6 Replies Latest reply on Jan 10, 2012 5:52 AM by Lboogie852

    Having issues with this...


      I recently completed a HUGE migration, we migrated the Verizon Wireless Community from Lithium to Jive 5.0. The migration went great and Jive ROCKS and I am elated with the new platform but I am having trouble with some of my members, little over 50% of them (AHHH) enjoying the new diggs. The complaints are either there are too many ways to get to content, or where is content, or how come we werent informed...when of course we have provided answers to all of these prior to and after launch.


      Any ideas on how to get a group of members comfortable and set in their ways excited about a NON-antiquated platform that doesn't have dust on it?? I mean of course all they did when we were on the Lithium platform was complain about it and how old it was so I know we are never going to please everyone but I wish there was some sort of migration packet of all the cool things Jive offers and Jive can do that Lithium doesn't! Maybe that is what I need, although Ive put out posts and posts with screen shots of how cool this is and where they can find that and still almost 100% of my current content is negative regarding the migration outside of my super users and even some of them are having a hard time with this...


      Any advice, suggestions, other members that have completed Lithium migrations, anything at all would be really helpful and much appreciated!!!



        • Re: Having issues with this...


          Take the complaints and problems reported on the old system and create a short “You ask for it and we listened” video and document.  Point out how the new implementation solves or eliminates those issues.   Make sure the focus is on getting their work done in a better way.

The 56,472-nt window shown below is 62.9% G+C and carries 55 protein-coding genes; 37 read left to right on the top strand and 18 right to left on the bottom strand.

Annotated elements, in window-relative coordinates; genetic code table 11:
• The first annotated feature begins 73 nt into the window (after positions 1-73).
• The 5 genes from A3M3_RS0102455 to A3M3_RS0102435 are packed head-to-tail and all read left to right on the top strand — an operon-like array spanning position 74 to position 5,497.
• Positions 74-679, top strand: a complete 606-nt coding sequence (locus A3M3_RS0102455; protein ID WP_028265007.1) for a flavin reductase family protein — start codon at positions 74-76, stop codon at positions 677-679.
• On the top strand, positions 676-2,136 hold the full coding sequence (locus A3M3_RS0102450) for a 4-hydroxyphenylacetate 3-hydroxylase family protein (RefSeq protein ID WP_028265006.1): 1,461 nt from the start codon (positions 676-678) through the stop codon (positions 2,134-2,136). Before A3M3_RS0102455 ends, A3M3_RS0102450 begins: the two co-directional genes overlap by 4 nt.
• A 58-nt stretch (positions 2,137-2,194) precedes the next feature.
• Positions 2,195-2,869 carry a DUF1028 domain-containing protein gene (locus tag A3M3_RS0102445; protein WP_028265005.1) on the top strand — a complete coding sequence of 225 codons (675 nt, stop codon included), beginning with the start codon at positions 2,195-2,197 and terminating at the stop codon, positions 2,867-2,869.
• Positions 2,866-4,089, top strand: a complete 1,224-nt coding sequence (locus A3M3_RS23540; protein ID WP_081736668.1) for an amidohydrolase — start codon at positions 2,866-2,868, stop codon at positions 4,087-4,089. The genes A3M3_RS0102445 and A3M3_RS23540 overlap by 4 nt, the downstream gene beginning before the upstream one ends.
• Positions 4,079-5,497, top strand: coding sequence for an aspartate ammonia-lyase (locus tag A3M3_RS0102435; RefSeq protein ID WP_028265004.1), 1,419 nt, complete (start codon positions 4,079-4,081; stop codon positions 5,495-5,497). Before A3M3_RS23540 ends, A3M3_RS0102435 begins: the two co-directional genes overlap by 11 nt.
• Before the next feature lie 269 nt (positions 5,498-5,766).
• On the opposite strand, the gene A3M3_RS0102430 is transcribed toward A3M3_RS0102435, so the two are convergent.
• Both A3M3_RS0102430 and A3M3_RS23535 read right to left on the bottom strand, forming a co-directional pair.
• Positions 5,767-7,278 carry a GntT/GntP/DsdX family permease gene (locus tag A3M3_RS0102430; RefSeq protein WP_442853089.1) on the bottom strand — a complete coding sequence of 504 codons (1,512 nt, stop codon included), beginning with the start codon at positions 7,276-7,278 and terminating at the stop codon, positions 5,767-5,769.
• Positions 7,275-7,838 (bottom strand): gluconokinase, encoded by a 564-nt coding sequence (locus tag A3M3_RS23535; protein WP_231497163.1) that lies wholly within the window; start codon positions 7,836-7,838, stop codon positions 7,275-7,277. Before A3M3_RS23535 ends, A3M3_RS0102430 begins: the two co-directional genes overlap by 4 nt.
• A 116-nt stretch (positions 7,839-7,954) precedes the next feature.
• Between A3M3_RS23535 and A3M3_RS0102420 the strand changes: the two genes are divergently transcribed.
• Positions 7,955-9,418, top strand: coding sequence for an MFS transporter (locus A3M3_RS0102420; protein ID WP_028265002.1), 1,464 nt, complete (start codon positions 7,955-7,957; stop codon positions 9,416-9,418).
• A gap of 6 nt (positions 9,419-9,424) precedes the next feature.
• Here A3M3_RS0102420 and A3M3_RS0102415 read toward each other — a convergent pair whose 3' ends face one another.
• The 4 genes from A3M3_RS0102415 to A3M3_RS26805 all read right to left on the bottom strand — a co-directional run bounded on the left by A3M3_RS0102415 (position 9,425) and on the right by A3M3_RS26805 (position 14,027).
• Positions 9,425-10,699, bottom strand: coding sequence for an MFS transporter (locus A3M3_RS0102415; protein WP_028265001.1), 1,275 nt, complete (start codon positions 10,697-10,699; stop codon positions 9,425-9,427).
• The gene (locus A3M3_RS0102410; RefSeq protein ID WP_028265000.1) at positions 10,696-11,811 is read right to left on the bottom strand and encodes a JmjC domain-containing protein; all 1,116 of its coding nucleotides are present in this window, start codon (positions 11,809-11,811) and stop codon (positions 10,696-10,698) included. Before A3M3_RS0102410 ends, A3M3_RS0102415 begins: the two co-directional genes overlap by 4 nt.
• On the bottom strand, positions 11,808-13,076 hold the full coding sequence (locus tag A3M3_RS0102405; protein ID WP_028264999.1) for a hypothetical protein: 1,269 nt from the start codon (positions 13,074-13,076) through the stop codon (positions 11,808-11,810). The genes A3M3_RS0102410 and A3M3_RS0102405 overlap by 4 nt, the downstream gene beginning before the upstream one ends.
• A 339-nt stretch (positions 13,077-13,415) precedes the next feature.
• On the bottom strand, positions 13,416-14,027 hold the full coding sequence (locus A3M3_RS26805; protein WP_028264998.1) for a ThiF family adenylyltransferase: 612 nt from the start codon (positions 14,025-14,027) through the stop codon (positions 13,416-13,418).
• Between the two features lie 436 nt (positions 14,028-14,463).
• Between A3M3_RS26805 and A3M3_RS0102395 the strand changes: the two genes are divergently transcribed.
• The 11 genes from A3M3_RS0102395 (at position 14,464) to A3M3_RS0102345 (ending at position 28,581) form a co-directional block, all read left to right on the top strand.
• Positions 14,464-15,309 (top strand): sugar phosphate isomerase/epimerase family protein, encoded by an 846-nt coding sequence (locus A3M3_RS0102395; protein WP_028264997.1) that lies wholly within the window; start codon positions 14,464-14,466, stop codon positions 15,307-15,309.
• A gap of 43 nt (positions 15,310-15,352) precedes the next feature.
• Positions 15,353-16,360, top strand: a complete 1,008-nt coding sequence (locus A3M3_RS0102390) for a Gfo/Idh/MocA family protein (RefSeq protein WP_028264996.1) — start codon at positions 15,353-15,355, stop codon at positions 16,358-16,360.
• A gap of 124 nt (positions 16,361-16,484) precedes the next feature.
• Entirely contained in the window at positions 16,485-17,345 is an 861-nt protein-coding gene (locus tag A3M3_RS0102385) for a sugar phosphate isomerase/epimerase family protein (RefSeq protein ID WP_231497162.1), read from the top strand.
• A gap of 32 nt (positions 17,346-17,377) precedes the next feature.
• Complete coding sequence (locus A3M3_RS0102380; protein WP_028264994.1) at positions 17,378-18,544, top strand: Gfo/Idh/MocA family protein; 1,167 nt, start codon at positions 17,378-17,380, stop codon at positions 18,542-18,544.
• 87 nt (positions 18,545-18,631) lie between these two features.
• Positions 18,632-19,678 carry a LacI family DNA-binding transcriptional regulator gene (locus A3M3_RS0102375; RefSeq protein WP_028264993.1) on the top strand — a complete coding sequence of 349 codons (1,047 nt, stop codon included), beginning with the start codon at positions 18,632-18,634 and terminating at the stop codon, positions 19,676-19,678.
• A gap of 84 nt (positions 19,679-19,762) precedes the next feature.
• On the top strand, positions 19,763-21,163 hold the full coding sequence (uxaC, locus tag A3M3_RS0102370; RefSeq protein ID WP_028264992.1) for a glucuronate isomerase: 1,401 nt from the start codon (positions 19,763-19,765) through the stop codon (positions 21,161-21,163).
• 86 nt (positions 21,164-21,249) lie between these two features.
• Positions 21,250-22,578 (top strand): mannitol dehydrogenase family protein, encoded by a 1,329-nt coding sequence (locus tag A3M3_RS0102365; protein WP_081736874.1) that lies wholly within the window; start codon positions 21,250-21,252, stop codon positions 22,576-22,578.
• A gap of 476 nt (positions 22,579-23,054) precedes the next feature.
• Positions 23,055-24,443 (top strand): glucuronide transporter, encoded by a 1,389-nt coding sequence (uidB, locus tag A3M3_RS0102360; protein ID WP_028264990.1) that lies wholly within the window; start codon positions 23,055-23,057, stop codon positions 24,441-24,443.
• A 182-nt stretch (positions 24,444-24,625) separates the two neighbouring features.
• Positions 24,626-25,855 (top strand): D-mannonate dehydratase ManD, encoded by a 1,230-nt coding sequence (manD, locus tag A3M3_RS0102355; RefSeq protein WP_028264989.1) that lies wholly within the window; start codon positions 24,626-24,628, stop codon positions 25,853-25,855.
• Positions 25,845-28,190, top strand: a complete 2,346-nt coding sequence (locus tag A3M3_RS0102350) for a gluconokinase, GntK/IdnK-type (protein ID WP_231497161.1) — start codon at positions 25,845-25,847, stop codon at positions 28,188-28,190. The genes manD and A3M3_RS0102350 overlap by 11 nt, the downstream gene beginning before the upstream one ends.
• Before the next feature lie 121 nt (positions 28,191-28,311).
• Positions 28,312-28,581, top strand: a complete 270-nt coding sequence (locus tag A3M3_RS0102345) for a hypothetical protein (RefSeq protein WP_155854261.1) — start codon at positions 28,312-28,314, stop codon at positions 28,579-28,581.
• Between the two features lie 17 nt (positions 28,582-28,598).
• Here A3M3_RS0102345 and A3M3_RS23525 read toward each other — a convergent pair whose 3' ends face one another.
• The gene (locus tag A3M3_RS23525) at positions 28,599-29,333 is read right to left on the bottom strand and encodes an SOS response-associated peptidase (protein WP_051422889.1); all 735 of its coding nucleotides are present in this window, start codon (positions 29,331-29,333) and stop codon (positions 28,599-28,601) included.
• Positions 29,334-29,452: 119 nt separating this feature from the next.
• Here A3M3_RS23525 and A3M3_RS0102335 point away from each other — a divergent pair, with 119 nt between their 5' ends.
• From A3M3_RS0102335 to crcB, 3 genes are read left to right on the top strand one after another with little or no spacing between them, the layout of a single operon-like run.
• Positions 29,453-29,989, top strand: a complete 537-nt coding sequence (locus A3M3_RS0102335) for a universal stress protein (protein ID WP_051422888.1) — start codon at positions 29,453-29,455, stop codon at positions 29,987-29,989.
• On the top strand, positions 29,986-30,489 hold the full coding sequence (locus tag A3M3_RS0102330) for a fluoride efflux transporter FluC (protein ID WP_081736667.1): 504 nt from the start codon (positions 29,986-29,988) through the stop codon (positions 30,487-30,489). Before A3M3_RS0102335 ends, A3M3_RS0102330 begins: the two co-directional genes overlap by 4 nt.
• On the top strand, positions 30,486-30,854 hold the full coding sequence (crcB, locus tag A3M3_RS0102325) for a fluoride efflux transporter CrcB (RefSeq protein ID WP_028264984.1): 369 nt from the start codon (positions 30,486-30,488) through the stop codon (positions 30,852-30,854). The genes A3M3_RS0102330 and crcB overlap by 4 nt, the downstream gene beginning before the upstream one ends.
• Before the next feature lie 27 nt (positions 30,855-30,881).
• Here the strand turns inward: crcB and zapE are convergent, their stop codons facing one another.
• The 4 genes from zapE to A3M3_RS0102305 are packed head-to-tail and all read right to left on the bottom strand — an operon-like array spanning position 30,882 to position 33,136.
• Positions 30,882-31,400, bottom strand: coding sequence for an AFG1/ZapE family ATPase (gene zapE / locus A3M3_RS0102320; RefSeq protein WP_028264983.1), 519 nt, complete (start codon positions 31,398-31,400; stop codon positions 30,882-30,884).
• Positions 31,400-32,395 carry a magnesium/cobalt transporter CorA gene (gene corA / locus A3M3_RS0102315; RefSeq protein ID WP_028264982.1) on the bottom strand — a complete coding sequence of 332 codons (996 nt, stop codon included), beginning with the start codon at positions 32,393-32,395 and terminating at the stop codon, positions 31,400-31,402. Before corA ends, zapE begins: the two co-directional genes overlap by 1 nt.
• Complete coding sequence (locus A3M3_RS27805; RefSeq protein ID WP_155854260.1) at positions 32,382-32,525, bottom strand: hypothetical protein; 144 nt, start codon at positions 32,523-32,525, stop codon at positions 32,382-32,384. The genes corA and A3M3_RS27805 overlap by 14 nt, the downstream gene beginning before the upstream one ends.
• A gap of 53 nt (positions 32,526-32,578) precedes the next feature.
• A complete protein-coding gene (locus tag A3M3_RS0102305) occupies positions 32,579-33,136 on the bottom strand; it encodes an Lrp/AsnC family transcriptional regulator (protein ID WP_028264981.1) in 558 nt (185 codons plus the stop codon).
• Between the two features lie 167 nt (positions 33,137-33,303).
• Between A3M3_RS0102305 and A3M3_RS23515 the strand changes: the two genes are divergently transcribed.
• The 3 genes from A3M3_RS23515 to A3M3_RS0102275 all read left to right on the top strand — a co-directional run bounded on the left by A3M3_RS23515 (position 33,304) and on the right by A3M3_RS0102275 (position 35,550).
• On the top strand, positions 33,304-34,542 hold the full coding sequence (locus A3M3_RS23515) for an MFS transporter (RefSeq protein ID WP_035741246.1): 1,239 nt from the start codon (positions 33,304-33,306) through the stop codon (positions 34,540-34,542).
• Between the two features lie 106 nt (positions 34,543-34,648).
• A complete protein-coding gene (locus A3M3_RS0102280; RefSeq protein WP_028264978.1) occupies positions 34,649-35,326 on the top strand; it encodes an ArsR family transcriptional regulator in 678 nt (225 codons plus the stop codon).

• Re: Having issues with this...
            John Schwiller

            Did you buy Rick Palmer 's


            Training Videos and Quickstart Guides




            Not custom but very nugget-like and quick to use. I've got them loaded


            And if anyone call's you a brat Ryan will send Giggles the Gorilla  round

            • Re: Having issues with this...

              Ok, here's my quick ideas . . .



              1. No matter how awesome your written documentation may be - you have to know (as a communicator) that a large percent of your audience will NOT read the help doc. So what do you do? You need to plan a multi-media approach to a change as significant as this:
                1. have videos (short videos) ready
                2. Ask members to post why they like the new system
                3. RUN WEB MEETING CALLS for people to join - and offer a lot of them - at different times where you walk your users through the top 10 things they need to know. The hands on delivery and demo will help a portion of your audience hear, understand and retain more effectively
                4. Ask folks to log problems in a defined thread and ask them to provide screen captures or examples (be sure you watch this and answer their issues or questions - you will learn some 'unintended' uses (things you didn't consider) or real problems you need to help or log as tickets
              2. Be comfortable with the anxiety